Joe scribbling on a whiteboard at a DTI office in Makati. Photo Credit:

Joe scribbling on a whiteboard at a DTI office in Makati.
Photo Credit:

I hold office-hours meetups, akin to the Clinics that A_Space holds, wherein they bring in subject matter experts, and they co-work side-by-side with budding entrepreneurs. Sometimes we sign NDAs before we get into it, often not though: but almost always a no holds barred discussion about what I need as a venture office and what the founder needs. I either work in the foyers at the office—or cafeterias—, or I actually work at co-working spaces (just as long as the internet runs per workstation at > 30mbps.

One founder in particular, came in, and wanted to chat about her food and beverages business. Particularly, she wanted to get into the catering business. Five minutes in, I found myself reiterating points on thresholds and criteria that my own personal venture office,, which I’ve committed another block of $1M USD to investing in the startup ecosystem here in the Philippines—in the way of grants mostly, and startup seed capital.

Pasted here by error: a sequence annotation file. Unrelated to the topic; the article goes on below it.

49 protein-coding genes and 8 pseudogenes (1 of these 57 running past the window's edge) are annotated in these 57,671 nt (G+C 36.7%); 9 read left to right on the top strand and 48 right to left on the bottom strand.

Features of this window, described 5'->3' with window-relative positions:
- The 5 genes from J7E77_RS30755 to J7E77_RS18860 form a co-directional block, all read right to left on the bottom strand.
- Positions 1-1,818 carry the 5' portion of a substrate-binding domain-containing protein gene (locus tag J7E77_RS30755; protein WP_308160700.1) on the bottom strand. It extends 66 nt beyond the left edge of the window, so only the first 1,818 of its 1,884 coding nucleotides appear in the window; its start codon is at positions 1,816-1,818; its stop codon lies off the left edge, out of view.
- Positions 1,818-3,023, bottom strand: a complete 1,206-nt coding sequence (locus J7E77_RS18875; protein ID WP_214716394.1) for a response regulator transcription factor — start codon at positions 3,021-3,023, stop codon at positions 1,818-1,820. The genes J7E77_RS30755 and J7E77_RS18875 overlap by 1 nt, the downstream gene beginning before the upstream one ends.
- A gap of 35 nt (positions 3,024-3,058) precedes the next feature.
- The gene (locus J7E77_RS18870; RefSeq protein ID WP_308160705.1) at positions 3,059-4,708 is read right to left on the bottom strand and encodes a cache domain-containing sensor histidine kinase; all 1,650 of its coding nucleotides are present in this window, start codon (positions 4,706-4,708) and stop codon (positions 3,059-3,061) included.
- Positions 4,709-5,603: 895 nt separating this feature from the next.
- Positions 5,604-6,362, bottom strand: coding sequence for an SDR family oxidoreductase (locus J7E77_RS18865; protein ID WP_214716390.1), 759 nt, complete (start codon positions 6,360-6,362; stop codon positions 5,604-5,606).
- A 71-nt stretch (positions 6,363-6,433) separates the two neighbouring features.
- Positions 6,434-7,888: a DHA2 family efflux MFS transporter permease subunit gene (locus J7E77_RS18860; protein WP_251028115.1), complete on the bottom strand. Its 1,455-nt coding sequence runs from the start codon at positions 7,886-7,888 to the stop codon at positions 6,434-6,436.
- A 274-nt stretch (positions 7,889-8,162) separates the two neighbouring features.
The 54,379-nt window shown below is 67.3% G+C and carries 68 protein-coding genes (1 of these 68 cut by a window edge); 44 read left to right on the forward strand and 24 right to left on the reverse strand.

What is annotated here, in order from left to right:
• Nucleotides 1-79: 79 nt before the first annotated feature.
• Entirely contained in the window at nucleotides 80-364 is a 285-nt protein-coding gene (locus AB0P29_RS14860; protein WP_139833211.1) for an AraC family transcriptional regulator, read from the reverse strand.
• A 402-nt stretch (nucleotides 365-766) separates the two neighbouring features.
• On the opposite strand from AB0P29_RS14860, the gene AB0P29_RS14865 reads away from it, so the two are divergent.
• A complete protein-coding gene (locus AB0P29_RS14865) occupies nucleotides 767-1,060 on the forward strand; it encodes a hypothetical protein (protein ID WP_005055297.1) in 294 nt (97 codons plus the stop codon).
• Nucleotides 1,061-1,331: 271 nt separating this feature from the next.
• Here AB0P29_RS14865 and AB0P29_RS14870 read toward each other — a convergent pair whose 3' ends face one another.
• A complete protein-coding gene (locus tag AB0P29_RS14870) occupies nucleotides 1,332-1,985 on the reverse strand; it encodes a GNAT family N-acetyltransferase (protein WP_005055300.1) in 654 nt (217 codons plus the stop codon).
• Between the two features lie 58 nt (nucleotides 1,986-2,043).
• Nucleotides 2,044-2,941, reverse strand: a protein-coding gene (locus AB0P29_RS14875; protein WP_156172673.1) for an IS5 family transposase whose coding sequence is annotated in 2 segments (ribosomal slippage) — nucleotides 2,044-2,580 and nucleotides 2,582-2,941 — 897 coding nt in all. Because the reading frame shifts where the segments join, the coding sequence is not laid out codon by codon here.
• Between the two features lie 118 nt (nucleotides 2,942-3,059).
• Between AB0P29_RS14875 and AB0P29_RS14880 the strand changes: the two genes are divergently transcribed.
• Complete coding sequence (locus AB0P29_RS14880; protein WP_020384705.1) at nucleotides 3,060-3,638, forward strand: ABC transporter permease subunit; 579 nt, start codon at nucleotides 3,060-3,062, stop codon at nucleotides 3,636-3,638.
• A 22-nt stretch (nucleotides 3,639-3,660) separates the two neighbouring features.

So I took notes, and here I am blogging about it. And based on this, my office will come up with a cleverly formatted form that they’ll hand to startups to complete as part of their following a track to evaluation—something my institutional partners (private banks, investment banks) are piggybacking on.

The handout stipulates these bullets:

  •—is not a fund, and I do not invest other people’s money; it’s my own personal funds—my own personal venture office [no LPs, no other investors other than myself]—, but that said, my family trust and family office is governed as such that I have to account for all of my projects in the States (one of the reasons why I have documentarian follow me around wherever I go; I file weekly progress reports on everything from traditional investments that fly under the radar such as poultry farms and piggeries, to private lending and financing offices—to, even, inherited businesses such as manpower businesses and old school manufacturing: steel, textiles, etc.); I’ve gotta report on all that on a weekly basis. [Word and Excel macros go a long way, and have replaced many’a staff at the office.]